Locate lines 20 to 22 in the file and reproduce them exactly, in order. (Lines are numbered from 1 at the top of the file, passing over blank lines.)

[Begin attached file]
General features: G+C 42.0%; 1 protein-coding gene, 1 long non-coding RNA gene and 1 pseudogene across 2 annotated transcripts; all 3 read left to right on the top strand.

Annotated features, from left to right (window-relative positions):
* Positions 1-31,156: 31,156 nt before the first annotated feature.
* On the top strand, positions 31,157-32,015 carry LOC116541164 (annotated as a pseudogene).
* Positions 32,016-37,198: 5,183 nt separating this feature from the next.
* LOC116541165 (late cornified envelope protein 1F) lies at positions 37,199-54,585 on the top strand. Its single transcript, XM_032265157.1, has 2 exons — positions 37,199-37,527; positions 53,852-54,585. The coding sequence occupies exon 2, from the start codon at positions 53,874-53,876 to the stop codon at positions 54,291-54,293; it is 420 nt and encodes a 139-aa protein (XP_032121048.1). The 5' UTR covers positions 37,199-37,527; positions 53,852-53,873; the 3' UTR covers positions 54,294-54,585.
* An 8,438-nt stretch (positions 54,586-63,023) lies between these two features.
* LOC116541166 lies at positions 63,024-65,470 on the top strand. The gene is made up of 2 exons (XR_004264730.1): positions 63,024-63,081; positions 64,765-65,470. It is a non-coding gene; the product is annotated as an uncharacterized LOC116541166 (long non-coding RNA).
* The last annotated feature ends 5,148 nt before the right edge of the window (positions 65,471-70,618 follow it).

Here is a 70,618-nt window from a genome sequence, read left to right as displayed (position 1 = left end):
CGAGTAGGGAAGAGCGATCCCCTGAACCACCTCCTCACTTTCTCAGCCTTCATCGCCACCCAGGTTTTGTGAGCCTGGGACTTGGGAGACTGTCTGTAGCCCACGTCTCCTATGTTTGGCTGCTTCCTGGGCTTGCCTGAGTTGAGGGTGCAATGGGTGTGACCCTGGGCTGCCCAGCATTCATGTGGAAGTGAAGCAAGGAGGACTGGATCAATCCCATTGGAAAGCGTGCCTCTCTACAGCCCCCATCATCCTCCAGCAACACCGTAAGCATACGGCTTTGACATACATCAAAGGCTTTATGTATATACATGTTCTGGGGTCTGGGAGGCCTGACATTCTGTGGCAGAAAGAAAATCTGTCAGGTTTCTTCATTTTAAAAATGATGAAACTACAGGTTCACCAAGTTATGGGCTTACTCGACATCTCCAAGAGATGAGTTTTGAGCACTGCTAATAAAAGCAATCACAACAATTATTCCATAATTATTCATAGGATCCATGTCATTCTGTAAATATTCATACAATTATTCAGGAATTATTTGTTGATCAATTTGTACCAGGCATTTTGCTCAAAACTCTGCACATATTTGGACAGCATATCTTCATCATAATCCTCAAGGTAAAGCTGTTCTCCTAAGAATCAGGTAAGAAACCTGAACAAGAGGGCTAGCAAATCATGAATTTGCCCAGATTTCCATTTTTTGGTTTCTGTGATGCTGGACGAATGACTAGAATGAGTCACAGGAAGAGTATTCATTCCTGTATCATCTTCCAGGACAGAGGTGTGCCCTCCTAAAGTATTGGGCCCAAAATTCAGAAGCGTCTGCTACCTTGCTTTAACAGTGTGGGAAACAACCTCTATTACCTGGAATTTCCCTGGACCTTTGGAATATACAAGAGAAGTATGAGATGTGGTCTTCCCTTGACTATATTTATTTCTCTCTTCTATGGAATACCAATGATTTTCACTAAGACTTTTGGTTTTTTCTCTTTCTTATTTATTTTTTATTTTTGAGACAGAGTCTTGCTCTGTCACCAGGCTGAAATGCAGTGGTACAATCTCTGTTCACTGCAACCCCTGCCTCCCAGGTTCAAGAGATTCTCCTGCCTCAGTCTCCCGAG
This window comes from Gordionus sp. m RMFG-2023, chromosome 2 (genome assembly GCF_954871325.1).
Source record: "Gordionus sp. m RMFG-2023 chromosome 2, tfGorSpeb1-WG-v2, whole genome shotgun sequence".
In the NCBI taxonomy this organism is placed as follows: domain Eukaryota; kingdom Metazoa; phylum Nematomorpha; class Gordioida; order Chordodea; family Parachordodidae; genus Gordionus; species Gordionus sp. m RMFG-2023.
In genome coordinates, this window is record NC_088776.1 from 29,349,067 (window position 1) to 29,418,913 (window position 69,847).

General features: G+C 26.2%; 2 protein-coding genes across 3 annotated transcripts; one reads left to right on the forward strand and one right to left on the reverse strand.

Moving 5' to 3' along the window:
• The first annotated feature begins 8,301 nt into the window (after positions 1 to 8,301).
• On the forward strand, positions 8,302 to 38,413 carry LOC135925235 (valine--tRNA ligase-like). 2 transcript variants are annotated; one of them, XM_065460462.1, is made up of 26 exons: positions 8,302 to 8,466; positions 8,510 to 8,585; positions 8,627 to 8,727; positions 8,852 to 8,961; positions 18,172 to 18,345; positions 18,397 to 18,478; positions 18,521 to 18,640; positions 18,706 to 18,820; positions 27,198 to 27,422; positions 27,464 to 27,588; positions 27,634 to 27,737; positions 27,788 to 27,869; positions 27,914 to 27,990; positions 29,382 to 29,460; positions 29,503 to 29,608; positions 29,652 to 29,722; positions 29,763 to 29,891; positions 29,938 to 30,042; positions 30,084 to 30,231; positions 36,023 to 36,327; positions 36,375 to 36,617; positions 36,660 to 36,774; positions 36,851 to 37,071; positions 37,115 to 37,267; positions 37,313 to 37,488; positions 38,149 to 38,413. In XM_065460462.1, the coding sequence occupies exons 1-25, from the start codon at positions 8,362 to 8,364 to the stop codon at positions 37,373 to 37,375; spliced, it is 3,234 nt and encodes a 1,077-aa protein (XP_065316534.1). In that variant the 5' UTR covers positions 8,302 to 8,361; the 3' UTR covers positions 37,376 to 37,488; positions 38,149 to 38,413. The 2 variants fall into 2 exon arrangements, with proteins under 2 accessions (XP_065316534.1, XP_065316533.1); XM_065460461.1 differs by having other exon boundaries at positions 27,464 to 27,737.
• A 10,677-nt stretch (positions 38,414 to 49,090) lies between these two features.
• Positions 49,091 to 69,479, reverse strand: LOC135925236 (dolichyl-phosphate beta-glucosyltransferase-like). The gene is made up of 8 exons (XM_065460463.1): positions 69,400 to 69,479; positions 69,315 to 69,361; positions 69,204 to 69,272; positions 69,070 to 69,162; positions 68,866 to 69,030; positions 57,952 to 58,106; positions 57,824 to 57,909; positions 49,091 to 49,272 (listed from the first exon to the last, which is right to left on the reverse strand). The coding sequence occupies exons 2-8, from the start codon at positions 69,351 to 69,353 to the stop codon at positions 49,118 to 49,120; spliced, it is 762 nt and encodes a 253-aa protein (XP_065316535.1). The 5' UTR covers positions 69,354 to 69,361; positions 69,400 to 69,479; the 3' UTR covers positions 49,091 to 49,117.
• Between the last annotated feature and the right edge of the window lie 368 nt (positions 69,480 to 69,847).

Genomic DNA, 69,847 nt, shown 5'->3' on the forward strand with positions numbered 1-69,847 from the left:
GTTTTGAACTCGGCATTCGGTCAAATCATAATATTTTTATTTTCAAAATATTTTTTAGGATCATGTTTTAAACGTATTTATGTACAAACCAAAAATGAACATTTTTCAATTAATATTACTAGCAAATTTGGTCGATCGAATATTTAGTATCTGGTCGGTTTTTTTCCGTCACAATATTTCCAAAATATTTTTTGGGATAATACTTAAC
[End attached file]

• A 10,677-nt stretch (positions 38,414 to 49,090) lies between these two features.
• Positions 49,091 to 69,479, reverse strand: LOC135925236 (dolichyl-phosphate beta-glucosyltransferase-like). The gene is made up of 8 exons (XM_065460463.1): positions 69,400 to 69,479; positions 69,315 to 69,361; positions 69,204 to 69,272; positions 69,070 to 69,162; positions 68,866 to 69,030; positions 57,952 to 58,106; positions 57,824 to 57,909; positions 49,091 to 49,272 (listed from the first exon to the last, which is right to left on the reverse strand). The coding sequence occupies exons 2-8, from the start codon at positions 69,351 to 69,353 to the stop codon at positions 49,118 to 49,120; spliced, it is 762 nt and encodes a 253-aa protein (XP_065316535.1). The 5' UTR covers positions 69,354 to 69,361; positions 69,400 to 69,479; the 3' UTR covers positions 49,091 to 49,117.
• Between the last annotated feature and the right edge of the window lie 368 nt (positions 69,480 to 69,847).